All of that is tantamount to recognize that economic progress is strongly dependant on the basic value of responsibility: the sense that each is responsible for the advancement of all, and on the harmony of social relations at national level and peace internationally. This should, in the end, allow each country to play a greater positive role for the prosperity of the global economy and to accept also the responsibility to contribute to the correction of what goes wrong in the working of the international financial system, and to start with, the inadequacy of financial information, and the failure to respect the rules of transparency so central for policy credibility and market stability.

In the face of a proliferation of increasingly sophisticated forms of financial intermediation, the delays in imposing the required discipline on international markets, which have been kept at the anarchic stage that the domestic markets of the industrial countries were at a century ago, has been particularly detrimental. Reforms of course have been adopted, but here we are in a field where, beyond the initiatives of governments and regulators, the ethical sense of individual actors and private companies can and must make a major difference. They must understand that in a medium to long term perspective, there is not any better way to care for their business than to care also for society and the common good. Yes this role of other actors -frequently from the private sector: enterprises, financial institutions and all components of civil society: labor unions, NGOs, religious organizations, etc. can be decisive. All of them, by their responsible behavior, can play an important role for the success of the newly emerging paradigm in humanizing globalization.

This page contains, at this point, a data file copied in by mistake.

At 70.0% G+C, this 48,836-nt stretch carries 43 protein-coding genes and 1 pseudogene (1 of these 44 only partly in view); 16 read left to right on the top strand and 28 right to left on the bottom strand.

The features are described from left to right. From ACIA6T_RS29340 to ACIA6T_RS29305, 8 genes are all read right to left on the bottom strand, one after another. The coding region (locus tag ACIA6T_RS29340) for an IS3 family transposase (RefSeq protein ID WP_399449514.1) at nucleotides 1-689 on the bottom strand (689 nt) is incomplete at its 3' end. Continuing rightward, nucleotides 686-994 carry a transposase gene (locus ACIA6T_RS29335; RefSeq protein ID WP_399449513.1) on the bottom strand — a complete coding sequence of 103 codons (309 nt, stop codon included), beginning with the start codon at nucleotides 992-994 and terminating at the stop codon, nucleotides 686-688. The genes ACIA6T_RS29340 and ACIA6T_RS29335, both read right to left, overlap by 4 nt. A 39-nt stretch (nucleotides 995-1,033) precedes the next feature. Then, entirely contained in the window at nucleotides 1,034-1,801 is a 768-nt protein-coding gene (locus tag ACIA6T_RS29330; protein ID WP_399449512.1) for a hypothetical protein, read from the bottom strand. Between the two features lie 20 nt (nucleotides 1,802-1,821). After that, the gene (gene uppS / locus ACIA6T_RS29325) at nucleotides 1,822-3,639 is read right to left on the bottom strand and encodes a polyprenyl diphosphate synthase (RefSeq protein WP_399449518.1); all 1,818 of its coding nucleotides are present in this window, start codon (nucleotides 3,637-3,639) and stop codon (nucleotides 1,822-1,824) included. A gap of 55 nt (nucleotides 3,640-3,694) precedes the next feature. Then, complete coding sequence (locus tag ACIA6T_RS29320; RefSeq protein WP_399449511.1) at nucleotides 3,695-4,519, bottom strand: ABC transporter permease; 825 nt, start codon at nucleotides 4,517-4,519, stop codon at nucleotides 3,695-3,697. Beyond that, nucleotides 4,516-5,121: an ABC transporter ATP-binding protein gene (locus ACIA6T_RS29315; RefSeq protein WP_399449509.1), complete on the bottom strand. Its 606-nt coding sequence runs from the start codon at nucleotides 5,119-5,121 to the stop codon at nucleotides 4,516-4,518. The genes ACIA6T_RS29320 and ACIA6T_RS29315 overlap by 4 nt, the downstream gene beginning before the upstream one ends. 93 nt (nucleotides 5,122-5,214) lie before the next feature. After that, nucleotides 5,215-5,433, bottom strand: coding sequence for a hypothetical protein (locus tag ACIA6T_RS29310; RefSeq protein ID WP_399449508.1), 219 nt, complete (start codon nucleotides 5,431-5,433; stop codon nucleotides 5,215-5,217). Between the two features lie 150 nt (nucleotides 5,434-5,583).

Here I would like to mention the growing conviction in the business community -exemplified by the “global compact” of the UN- that business has the ability to contribute more and more to building a better world. A new generation of globally responsible leaders is emerging whose decisions rely both on their awareness of principles and regulations and on their determination to follow guiding principles such as fairness, freedom, honesty, humanity, tolerance, transparency and of course, embracing all the previous ones: responsibility and sustainability.

These people as good businessmen are result oriented and so attach the highest importance to key action areas through which corporate global responsibility can be nurtured and developed. They include:

- tuning into societal and environmental business context,
- overcoming key organizational, regulatory and societal barriers to change,
- developing stakeholder engagement skills such as careful listening and the ability to engage in dialogue,
- transforming the culture of the firm by changing attitudes and behaviours,